Jeffrey H. King – Numerical Analysis
This research project is an independent investigation into numerical analysis, the theory and practice of using computers to solve problems arising in the physical, biological, and engineering sciences. Using MATLAB as our environment for programming and visualization, we investigated models, issues and numerical methods in linear equations, interpolation, root finding, least squares, differentiation and integration, and differential equations.

Daniel Radke – Graphs, Computational Geometry, and Beta-Skeletons
Graph theory and Computational Geometry are two fields of discrete mathematics that have many practical applications, including, for example, problems in the areas of computer vision and virtual reality, The notion of a Beta-Skeleton is a sophisticated concept within the intersection of graph theory and computational geometry. This study will survey the basic foundations of graph theory and computation geometry. One goal is to appreciate the defining characteristics of a Beta-Skeleton as well as its significant applications. Ultimately, we would like to appreciate at least one of the open questions on Beta-Skeletons and possibly even make progress toward its solution.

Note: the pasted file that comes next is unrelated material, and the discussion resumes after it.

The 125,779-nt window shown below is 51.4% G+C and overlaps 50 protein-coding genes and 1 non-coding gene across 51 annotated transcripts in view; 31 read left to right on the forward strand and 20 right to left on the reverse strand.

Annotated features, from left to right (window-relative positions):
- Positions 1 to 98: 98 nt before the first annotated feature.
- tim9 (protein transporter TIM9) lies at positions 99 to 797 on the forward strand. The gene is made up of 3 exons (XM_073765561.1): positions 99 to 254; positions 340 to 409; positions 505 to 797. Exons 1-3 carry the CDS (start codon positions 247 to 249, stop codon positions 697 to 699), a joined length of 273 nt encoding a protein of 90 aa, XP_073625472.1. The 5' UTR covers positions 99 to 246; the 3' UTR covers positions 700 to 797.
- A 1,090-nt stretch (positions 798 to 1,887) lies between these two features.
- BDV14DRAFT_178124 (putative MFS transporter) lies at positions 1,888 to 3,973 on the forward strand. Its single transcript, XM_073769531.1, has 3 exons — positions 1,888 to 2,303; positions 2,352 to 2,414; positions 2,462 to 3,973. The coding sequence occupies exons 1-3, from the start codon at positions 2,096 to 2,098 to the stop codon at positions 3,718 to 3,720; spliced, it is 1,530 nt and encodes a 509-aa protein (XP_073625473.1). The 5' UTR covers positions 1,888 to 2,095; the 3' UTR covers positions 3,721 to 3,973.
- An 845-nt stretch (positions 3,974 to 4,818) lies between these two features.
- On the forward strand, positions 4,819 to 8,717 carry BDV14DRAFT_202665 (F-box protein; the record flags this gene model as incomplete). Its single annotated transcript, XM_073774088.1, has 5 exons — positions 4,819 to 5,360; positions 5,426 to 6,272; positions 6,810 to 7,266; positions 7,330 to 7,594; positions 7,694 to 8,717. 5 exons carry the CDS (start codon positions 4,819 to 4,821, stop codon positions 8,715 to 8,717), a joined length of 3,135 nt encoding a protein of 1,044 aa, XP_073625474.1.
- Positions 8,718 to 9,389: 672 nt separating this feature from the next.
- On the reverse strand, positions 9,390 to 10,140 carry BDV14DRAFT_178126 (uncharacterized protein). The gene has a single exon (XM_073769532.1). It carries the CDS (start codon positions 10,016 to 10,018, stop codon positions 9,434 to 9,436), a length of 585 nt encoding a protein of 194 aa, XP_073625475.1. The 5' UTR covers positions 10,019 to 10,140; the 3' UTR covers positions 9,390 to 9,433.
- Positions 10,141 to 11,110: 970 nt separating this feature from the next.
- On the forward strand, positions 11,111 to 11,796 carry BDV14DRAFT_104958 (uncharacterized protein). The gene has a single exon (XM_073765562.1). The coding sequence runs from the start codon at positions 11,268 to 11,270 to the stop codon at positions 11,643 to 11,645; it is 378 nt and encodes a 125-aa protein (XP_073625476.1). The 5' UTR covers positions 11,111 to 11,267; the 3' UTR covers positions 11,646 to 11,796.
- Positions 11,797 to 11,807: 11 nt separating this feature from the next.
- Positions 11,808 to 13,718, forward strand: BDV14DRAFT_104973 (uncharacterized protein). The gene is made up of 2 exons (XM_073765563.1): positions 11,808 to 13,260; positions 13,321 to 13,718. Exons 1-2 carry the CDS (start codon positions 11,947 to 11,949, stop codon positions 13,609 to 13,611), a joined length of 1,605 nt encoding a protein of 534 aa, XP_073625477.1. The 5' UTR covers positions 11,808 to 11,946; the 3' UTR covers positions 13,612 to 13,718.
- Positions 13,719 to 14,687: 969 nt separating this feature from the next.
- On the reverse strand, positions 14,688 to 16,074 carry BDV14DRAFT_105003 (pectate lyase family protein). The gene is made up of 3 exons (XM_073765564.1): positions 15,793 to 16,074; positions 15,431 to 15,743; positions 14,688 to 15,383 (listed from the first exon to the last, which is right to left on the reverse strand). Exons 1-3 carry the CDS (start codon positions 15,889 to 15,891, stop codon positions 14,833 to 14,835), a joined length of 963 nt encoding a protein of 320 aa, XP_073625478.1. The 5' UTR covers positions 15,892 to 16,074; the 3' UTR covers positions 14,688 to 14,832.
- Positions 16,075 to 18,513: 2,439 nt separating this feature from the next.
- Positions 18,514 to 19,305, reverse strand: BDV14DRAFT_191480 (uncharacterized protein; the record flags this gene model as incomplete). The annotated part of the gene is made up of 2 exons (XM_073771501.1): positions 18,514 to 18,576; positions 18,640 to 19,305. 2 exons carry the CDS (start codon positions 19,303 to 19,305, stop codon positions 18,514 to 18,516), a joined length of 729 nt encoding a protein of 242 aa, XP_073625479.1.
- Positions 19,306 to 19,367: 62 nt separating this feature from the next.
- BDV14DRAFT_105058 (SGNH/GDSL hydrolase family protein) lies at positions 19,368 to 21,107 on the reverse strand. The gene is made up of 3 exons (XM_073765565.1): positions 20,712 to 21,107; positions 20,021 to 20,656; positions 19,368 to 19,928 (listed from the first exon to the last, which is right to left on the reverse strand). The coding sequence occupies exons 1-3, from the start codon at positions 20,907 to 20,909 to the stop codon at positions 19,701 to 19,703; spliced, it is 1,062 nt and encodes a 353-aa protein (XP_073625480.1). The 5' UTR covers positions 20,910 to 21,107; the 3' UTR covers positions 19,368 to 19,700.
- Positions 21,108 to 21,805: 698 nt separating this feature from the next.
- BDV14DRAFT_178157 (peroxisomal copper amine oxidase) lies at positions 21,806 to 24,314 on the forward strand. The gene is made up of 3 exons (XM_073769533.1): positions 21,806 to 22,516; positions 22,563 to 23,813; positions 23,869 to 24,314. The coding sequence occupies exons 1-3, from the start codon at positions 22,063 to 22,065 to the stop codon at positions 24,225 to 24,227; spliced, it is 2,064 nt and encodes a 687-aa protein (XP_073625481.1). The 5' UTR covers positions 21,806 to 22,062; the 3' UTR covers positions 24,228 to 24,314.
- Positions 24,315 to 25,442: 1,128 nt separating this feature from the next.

Kaleb Schweiger & Casey Krolewicz- Virtualization of ServersThis project’s focus was to virtualize multiple servers for the School of Mathematics and Computer Science at Lake Superior State University. This server had to serve as personal servers for the faculty, live web servers, and a game server for the students that would only be up at certain times. Throughout the process, the team served as administrators of the server and kept it up and running with minimal down time.

Danielle Stark - Development of iOS Application
This project was to make an iOS app for the Admissions Office at Lake Superior State University. Currently, students that are interested in LSSU have to fill out a Request for Information (RFI) card. This mobile app will make it more convenient for the student and the Admissions Office. It will gather students' information, create a comma-separated value (CSV) report, and email it to the Admissions Office.

Nikita Toth – SIM Center ApplicationThe Simulation Center requested an application be written to allow for checking of patient and medication information before administration, as would be done in a professional setting. A WASP Scanner, purchased by the department, will provide input during simulation. The application will alert if the medication is not to be administered, or will note in green if the medication is correct. A database contains all patient, medication, and user information.